Two new major floods caused the biggest loss of life in the 20th century in France, since the Tarn disaster of 1930.
The fiercest of these floods happened on 29 September and was triggered by heavy downpours in the Cévennes (429 mm in 48 hours at St Jean du Gard).
35 people died, including 21 motorists, 18 of whom perished in the Gardonnenque (see page 14) between Boucoiran and St Chaptes, on 30 September.
There was huge damage at Alès, especially at the Pré St Jean, and 4 bridges were destroyed at Ners, St Jean du Gard, Labaume and Cendras.
Forty-five towns and villages were hit by the floods and millions of hectares of crops lost. The cost of the damage amounted to 80 billion francs.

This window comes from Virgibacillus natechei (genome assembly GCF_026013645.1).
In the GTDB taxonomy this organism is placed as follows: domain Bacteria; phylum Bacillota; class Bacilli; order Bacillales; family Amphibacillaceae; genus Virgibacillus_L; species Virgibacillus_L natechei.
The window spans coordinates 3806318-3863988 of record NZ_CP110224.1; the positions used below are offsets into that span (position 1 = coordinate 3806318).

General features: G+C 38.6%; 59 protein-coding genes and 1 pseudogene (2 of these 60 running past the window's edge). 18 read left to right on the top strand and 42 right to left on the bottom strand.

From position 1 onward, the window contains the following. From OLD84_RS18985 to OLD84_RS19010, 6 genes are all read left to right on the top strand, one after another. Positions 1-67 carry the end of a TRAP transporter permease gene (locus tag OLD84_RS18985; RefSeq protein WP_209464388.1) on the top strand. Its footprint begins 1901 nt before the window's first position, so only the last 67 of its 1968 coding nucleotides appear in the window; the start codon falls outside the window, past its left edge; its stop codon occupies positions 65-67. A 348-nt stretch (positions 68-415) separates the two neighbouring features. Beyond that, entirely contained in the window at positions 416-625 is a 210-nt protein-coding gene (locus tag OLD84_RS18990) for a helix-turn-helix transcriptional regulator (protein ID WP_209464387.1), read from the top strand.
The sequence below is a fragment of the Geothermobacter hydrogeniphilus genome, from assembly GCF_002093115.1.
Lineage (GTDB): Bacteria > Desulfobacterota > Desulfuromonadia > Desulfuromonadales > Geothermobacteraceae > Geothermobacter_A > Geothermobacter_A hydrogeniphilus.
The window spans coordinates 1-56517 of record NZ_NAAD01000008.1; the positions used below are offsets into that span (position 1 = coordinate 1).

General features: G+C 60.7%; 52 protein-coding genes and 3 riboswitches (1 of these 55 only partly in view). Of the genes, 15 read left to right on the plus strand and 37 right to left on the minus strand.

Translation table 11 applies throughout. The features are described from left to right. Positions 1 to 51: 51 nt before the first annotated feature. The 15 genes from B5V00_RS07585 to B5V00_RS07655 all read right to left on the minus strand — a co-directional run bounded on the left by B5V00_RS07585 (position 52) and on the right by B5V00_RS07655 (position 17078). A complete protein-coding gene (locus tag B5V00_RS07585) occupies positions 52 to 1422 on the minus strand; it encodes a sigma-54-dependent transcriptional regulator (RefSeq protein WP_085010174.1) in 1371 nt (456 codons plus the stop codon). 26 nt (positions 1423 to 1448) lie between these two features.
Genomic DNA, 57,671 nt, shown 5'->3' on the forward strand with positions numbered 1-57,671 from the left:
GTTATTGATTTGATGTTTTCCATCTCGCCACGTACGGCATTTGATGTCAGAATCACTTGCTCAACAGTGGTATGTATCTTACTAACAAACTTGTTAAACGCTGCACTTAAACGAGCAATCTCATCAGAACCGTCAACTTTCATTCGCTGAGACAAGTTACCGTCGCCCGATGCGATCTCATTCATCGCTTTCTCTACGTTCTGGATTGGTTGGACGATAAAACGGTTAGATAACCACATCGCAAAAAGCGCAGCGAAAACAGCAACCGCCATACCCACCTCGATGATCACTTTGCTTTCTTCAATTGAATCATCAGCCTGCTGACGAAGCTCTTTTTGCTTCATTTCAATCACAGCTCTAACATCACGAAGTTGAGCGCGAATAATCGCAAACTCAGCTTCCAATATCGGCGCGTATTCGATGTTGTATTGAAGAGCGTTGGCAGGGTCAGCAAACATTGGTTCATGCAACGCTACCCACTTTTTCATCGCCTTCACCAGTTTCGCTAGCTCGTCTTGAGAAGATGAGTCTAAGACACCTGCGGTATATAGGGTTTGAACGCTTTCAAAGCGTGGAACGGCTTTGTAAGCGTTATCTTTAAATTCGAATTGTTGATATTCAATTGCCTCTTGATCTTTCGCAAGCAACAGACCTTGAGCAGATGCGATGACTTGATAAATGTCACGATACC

Rain fell again on 3 and 4 October (150 mm at Génolhac, in 2 days) causing another fierce flood, albeit less severe than before.
No sooner back in power, General De Gaule visited the Department to show his solidarity with the victims of the flood and local elected officials.
The Gardon River at Collias…
Photo: Paul Boyer
Photo: Georgette Grazioli.
Le Vidourle à Sommières.
Fond Hervé Collignon,
archives municipales de Nîmes.